Boeing Faces $32 Billion Loss and Rising Debt

In recent years, Boeing has experienced an unprecedented financial downturn, losing a staggering $32 billion over the past five years.

by Faruk Imamovic
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Boeing Faces $32 Billion Loss and Rising Debt
© Getty Images/Stephen Brashear

In recent years, Boeing has experienced an unprecedented financial downturn, losing a staggering $32 billion over the past five years. Despite such losses, the aerospace giant remains afloat, spared from bankruptcy thanks to its crucial role in a tightly held duopoly with Airbus for the manufacturing of full-size passenger jets—a sector still in high demand globally.

Boeing’s current predicament is underpinned by a combination of substantial backlogs and slowed production rates. The company has a pending order of 5,600 commercial jets, valued at $529 billion, equating to years' worth of production.

However, the pace at which these orders are being fulfilled has diminished significantly due to persistent quality control issues, leaving the company struggling to achieve profitability. "Can the current situation go on forever? No, it can’t," remarked Ron Epstein, aerospace analyst for Bank of America.

Yet, he notes that "they have some leeway. They're not going to be in trouble tomorrow."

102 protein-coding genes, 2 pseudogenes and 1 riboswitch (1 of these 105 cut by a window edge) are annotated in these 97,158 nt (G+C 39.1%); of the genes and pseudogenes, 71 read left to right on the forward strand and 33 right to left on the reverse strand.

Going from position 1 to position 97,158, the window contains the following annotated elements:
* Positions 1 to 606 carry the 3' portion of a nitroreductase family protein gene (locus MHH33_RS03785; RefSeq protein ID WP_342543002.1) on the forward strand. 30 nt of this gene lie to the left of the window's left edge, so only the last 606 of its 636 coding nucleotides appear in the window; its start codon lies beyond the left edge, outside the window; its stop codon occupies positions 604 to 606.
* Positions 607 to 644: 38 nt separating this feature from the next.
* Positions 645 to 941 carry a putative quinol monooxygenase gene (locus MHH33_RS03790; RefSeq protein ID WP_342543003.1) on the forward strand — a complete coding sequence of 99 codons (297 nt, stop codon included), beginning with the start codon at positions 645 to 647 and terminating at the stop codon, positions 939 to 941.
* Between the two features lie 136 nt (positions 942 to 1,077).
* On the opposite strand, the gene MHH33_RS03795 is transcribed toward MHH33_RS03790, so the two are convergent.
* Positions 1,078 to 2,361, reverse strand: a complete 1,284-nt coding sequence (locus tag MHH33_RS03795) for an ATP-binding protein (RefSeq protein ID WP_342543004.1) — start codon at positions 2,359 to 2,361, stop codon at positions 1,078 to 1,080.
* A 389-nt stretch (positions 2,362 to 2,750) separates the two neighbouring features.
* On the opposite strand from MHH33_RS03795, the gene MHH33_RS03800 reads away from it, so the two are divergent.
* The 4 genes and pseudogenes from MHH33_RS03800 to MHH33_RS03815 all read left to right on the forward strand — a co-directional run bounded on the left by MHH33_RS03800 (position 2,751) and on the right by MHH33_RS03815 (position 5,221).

A Quest for Stability Amidst Challenges

Boeing's recent history has been marred by safety concerns and quality issues, notably a fuselage blowout due to missing bolts this January.

Such incidents have eroded consumer confidence and sparked numerous federal investigations, further complicating the company's efforts to regain stability. Moreover, Boeing's financial woes have led to an alarming rise in debt levels—from $13 billion at the end of 2018 to $48 billion today.

This increase brings with it the risk of the company’s debt being relegated to junk bond status, a situation Moody’s Ratings suggests could become reality unless Boeing significantly improves its financial performance soon.

Amid these challenges, Boeing CEO Dave Calhoun remains optimistic. "It is important that our people and our stakeholders understand how promising Boeing’s future looks," Calhoun conveyed in a recent meeting with investors.

"Demand across our portfolio remains incredibly strong. Our people are world-class."

Strategic Advantage and the Road Ahead

Despite the hurdles, Boeing retains significant strategic advantages due to the inherent nature of the aerospace industry.

Even if customers were to shift their orders from Boeing to Airbus, the latter's backlog exceeds 8,000 jets, with production rates that could extend delivery times up to a decade. This backlog acts as a buffer, providing Boeing with a cushion as it attempts to rectify its operational and financial issues.

Furthermore, the operational costs associated with switching fleets from Boeing to Airbus can be prohibitive for airlines, involving extensive retraining for pilots and hefty investments in spare parts. This logistical and financial complexity helps secure Boeing's position, at least in the short term.

Nevertheless, the future of Boeing may hinge on its leadership decisions. With CEO Calhoun planning to retire by the end of the year, the choice of his successor could be pivotal. Richard Aboulafia, an aerospace industry expert, emphasizes, "It’s a long road back, it’s a decade-long process. But changing management is a very good first off ramp [to current problems]."

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